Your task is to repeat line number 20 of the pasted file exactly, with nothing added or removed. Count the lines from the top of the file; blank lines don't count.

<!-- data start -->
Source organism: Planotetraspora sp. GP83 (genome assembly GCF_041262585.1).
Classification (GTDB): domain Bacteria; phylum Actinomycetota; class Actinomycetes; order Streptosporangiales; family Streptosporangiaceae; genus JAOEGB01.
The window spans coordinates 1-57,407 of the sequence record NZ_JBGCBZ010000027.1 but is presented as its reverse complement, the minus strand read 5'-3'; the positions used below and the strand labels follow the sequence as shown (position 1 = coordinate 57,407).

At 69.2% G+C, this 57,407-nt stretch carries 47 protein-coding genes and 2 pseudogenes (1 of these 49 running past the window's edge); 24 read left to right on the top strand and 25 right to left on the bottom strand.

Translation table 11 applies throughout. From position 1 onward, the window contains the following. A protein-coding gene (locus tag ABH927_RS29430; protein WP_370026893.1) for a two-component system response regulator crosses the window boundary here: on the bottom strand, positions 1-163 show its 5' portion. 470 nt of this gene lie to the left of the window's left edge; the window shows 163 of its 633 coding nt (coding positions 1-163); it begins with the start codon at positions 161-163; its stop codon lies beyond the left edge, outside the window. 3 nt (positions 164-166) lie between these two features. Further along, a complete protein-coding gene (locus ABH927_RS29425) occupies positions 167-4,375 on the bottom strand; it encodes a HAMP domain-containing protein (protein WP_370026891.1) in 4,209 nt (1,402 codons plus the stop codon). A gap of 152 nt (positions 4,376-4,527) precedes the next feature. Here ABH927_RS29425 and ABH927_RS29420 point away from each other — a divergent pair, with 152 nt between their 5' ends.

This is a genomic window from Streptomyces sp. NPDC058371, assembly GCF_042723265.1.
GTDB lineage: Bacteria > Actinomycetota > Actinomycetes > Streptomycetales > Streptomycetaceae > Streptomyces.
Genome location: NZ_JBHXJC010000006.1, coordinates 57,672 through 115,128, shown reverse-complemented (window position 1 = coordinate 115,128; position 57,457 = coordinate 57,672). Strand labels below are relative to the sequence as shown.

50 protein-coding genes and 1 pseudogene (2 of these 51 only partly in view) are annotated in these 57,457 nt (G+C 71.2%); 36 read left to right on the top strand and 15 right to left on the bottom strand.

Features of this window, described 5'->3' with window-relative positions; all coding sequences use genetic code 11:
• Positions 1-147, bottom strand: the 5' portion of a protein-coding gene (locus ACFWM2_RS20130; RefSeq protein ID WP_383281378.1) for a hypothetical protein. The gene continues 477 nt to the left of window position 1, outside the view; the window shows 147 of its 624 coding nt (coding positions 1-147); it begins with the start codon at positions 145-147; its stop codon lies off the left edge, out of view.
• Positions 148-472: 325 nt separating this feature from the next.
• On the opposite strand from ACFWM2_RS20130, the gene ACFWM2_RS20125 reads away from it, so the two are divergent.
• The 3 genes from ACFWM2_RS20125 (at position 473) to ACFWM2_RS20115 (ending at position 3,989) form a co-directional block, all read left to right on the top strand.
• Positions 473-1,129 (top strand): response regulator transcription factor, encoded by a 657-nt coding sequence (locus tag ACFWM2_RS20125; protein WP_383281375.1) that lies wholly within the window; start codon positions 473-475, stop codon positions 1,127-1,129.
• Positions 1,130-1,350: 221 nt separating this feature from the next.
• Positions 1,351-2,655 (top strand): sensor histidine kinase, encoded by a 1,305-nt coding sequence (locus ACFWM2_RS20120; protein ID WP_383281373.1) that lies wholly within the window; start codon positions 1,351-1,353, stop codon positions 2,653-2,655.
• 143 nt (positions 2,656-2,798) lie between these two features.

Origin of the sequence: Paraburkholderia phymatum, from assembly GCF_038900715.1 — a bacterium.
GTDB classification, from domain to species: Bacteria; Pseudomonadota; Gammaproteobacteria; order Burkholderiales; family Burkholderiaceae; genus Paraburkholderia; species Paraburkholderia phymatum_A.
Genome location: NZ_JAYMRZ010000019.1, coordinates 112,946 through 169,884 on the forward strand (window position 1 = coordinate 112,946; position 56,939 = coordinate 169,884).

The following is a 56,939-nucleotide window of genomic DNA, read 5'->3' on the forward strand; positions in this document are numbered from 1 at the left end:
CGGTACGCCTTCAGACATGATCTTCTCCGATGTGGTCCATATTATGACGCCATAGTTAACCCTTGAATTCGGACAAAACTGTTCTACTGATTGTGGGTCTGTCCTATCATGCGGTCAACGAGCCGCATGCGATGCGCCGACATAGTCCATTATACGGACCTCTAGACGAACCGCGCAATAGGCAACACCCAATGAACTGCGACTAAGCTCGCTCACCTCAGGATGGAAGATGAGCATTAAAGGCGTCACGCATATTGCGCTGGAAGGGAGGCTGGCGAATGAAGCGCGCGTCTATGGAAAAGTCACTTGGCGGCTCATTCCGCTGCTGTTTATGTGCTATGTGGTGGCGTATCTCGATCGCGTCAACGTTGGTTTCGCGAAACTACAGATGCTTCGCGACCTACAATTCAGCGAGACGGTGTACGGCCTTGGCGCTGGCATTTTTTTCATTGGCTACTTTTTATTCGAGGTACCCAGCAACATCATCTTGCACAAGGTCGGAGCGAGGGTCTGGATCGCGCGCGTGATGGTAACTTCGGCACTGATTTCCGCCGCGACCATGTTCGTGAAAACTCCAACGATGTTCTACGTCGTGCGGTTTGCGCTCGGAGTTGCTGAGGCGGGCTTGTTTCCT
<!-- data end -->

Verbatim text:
GTDB classification, from domain to species: Bacteria; Pseudomonadota; Gammaproteobacteria; order Burkholderiales; family Burkholderiaceae; genus Paraburkholderia; species Paraburkholderia phymatum_A.